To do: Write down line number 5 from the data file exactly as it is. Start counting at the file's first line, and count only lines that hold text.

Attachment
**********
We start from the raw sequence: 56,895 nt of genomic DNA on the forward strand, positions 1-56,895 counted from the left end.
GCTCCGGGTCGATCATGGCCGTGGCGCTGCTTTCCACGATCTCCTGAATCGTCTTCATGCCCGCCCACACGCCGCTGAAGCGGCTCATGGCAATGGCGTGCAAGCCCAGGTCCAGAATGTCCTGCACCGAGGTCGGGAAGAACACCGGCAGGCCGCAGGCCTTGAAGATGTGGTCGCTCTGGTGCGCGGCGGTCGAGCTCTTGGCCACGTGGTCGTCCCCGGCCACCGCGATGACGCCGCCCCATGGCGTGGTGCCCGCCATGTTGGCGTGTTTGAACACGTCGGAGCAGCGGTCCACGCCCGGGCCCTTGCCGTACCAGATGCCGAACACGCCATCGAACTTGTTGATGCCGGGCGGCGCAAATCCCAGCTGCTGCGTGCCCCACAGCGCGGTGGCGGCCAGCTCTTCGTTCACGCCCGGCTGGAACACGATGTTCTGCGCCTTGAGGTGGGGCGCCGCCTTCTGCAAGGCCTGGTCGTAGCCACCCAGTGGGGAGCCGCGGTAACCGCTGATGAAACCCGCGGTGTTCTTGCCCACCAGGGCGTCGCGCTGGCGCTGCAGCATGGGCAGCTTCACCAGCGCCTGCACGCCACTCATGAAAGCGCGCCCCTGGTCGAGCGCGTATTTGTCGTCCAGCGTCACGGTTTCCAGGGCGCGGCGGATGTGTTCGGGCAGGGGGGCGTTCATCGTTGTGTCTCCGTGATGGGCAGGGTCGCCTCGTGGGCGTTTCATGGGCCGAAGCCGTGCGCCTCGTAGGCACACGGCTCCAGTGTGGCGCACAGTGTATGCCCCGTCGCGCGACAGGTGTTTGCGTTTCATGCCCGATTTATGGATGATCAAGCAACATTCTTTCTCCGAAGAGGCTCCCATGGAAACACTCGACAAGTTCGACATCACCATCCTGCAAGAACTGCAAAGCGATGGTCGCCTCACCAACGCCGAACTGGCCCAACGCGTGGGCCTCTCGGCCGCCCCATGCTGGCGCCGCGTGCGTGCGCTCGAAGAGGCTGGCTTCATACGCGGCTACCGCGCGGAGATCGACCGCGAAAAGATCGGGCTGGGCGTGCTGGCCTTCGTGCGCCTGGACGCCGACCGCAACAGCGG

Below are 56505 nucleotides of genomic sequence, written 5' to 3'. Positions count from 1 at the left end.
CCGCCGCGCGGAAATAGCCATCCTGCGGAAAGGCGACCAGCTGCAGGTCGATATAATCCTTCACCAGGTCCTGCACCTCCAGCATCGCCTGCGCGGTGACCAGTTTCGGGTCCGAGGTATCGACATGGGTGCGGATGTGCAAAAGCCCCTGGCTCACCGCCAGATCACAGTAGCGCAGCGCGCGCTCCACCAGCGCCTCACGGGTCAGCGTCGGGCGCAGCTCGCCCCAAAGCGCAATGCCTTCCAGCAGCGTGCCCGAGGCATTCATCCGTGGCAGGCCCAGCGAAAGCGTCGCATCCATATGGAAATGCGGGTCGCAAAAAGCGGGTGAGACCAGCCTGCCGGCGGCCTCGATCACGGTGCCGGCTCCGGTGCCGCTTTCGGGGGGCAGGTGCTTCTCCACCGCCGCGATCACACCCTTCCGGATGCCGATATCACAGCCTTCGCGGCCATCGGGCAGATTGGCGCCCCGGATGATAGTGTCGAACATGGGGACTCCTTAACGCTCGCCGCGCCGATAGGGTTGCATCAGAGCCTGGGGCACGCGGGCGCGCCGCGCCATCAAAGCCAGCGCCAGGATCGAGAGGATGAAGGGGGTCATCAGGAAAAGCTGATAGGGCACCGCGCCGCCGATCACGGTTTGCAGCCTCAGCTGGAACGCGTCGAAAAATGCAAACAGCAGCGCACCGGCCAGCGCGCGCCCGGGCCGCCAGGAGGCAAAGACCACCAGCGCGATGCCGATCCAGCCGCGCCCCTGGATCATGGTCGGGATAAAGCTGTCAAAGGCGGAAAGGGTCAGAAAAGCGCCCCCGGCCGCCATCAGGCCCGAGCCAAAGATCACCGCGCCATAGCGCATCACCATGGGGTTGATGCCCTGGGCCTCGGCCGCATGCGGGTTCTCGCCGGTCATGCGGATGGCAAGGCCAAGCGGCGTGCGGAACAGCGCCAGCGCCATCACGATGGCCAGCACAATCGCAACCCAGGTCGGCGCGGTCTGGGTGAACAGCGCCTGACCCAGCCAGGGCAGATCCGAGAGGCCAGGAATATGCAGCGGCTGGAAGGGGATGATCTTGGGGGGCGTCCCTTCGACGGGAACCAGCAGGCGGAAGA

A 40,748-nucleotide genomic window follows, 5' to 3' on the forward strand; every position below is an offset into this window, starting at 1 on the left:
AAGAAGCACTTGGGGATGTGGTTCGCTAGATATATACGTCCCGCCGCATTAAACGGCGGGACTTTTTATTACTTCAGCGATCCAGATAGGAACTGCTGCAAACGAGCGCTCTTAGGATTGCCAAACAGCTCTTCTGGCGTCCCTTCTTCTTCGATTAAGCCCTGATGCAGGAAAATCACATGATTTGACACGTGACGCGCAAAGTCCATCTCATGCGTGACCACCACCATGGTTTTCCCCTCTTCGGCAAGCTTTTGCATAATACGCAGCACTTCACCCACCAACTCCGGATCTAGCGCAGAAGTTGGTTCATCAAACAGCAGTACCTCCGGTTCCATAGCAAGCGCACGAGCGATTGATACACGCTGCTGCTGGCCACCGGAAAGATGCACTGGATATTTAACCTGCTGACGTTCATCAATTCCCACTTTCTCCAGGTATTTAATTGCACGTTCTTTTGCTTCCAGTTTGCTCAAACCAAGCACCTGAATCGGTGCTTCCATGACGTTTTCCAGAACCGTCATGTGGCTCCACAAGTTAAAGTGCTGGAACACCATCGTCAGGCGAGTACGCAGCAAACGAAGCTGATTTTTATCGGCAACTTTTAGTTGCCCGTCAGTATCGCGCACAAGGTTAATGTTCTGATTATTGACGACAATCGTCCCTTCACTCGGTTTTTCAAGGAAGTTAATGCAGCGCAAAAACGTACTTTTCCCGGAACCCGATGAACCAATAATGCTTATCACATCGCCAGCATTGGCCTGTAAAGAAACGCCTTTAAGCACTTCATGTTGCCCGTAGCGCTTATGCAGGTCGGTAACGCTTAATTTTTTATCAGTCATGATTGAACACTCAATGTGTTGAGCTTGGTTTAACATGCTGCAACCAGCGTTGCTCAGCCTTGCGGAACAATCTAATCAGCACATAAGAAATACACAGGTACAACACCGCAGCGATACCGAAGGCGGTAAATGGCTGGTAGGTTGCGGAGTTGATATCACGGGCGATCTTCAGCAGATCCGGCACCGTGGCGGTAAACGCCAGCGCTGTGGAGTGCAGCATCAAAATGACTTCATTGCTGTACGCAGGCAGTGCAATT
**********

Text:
A 40,748-nucleotide genomic window follows, 5' to 3' on the forward strand; every position below is an offset into this window, starting at 1 on the left: